A few years after establishing the fund, I discovered that a scholarship I received at Springdale High School — the Katherine and Emma Uhlinger Trust Fund scholarship — was through the Foundation. It is a scholarship based on need and merit. I would be the first and only member of my family to attend college. My family and I were not sure how we were going to pay for college, and that scholarship not only helped financially, but it was a significant confidence boost that gave me the courage to continue on that path.

After a successful career running my own insurance agency in Albuquerque, I wanted to help others on a deeper level. Giving and volunteering were things I witnessed my mom doing. She was always active in her church and community volunteering. She taught my siblings and me to help those less fortunate than ourselves whenever possible. In 2001, I went to school at Pacifica Graduate Institute in Carpinteria, California, to get a graduate degree in psychotherapy and counseling. There, I was once again inspired by something I saw: a sculpture at the juvenile justice center in Albuquerque of a girl playing baseball. I applied and received an internship there to provide counseling to convicted youth and their families.

Instead of teaching fear when we see someone who may not look or act like us, we need to be teaching how to embrace diversity yet see ourselves in the other. It really is time for us to wake up and realize we are all in this together.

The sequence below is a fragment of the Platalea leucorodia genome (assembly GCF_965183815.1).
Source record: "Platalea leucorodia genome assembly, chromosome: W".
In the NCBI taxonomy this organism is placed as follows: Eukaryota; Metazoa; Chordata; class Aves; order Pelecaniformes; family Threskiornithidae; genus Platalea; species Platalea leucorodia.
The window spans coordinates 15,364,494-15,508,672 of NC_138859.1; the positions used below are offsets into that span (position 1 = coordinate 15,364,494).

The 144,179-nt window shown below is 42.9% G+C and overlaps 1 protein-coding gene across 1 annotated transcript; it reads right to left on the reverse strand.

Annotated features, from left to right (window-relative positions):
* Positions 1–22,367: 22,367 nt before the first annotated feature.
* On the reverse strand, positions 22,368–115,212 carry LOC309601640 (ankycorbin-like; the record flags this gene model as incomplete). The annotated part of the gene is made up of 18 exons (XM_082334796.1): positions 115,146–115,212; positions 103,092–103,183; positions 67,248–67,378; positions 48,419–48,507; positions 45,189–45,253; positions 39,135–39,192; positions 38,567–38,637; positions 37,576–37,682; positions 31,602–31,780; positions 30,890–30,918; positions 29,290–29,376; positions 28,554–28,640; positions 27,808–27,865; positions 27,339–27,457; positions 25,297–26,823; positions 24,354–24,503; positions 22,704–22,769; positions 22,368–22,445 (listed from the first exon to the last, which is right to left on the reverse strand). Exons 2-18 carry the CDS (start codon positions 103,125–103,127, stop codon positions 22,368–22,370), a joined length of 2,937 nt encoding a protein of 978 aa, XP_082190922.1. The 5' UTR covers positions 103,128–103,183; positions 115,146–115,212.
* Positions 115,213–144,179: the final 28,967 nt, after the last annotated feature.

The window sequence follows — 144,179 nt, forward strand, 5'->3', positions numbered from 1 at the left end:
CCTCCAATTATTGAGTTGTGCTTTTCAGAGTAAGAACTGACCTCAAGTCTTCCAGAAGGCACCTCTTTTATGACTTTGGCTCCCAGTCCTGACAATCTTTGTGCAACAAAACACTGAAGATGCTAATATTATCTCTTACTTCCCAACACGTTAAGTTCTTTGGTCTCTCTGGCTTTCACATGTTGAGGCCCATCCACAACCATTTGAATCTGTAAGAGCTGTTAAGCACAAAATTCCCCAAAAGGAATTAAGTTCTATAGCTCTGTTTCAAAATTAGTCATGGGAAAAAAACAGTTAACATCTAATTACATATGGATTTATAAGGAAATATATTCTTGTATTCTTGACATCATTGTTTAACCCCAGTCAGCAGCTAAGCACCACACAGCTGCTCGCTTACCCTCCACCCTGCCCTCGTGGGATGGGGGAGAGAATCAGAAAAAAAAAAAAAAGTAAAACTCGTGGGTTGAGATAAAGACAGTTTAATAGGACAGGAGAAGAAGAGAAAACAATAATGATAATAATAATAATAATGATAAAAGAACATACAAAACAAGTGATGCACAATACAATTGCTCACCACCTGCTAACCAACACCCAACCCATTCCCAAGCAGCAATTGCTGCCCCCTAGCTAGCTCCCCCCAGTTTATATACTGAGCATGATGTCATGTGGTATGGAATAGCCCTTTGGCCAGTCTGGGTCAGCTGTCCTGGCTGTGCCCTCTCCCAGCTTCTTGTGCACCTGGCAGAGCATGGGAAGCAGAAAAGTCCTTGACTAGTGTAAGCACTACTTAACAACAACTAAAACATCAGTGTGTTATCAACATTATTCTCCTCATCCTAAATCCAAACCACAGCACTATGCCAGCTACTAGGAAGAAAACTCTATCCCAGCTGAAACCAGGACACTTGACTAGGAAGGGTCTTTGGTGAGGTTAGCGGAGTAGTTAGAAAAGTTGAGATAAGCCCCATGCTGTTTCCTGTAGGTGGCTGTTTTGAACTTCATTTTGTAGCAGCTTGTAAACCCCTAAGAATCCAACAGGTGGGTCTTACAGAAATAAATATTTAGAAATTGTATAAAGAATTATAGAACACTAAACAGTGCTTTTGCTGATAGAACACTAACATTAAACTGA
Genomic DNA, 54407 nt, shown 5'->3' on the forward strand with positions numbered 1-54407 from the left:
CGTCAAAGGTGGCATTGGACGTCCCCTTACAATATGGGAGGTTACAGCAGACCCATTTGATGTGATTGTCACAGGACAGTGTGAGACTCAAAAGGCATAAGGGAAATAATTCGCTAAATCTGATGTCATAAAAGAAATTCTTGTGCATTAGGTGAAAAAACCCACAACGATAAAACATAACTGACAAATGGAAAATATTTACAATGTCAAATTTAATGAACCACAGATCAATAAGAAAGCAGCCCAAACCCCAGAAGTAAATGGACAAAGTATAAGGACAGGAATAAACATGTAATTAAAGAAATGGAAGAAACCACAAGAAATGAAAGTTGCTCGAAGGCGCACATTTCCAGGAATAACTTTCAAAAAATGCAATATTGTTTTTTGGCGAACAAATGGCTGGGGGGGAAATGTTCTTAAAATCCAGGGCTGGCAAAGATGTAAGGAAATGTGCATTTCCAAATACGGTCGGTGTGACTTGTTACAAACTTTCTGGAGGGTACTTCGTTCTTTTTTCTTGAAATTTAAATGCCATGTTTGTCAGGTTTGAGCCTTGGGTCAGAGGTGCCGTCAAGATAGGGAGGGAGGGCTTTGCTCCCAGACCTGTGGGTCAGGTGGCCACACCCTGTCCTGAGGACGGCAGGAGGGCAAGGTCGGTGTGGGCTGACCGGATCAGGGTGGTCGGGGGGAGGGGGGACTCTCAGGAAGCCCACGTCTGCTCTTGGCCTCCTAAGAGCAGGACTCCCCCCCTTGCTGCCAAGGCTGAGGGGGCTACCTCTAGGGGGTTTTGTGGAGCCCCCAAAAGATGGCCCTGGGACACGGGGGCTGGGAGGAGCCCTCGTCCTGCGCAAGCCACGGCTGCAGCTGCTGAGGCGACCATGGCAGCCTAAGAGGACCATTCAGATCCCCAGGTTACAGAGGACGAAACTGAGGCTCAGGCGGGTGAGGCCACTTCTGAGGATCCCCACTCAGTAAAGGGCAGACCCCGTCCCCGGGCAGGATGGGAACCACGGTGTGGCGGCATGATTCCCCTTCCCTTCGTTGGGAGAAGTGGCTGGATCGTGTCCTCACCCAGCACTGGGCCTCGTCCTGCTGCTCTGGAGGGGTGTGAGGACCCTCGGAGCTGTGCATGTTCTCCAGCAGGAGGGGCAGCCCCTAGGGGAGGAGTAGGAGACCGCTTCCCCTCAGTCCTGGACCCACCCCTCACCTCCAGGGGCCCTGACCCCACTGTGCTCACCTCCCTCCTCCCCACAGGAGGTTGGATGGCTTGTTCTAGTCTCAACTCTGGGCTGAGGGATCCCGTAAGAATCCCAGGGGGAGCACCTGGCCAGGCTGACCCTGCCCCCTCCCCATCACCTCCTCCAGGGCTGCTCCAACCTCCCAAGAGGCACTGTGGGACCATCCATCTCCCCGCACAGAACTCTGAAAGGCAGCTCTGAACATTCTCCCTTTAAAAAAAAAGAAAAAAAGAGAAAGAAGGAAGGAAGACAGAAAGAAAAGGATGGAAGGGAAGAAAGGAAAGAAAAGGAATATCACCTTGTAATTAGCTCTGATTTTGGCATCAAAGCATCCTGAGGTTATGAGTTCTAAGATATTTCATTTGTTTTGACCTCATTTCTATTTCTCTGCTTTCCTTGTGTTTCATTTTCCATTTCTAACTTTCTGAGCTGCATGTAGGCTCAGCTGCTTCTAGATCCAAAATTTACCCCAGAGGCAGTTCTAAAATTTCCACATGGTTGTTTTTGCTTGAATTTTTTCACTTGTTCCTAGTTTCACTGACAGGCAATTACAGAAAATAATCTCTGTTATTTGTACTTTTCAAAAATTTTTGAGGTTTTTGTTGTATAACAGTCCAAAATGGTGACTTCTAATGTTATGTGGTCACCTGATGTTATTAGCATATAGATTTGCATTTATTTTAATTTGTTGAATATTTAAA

After moving back to Pittsburgh, we were excited to be more closely involved with the Foundation. In 2017, I attended a Youth Undoing Institutional Racism seminar at the Presbyterian Theological Seminary in East Liberty. I wanted to get the seminar on the Foundation’s radar to help with grant money. I shared my experience with Lindsay and Kelly [Uranker, vice president for the Center for Philanthropy] a few weeks later. Those discussions led to a similar seminar for Foundation employees later that year. The seminar spurred the Foundation to offer a juvenile justice giving circle, which I attended. By then, Lindsay and Kelly were well aware of my interest in helping with any programs related to social justice and equality. So in 2018, when the Foundation was launching the Social Justice Fund, they approached us, and we were honored and elated to provide a $10,000 endowment.

Knowing that the Foundation is backing these initiatives, I am very hopeful and trust that positive changes will occur. I am also impressed with [Foundation President and CEO] Lisa Schroeder’s optimism, wisdom and concern for the issues at hand. I trust her leadership.

It is very rewarding talking with them. I truly appreciate how open, understanding, eager and hopeful they are. They also are pragmatic. We all understand this is just the beginning of an arduous undertaking. We have over 400 years of racial injustice to undo, so it is going to take time. However, I am excited to see a sense of urgency and priority for programs and funding to help balance the scales of injustice.


Original story appeared in the Forum Quarterly Spring 2021.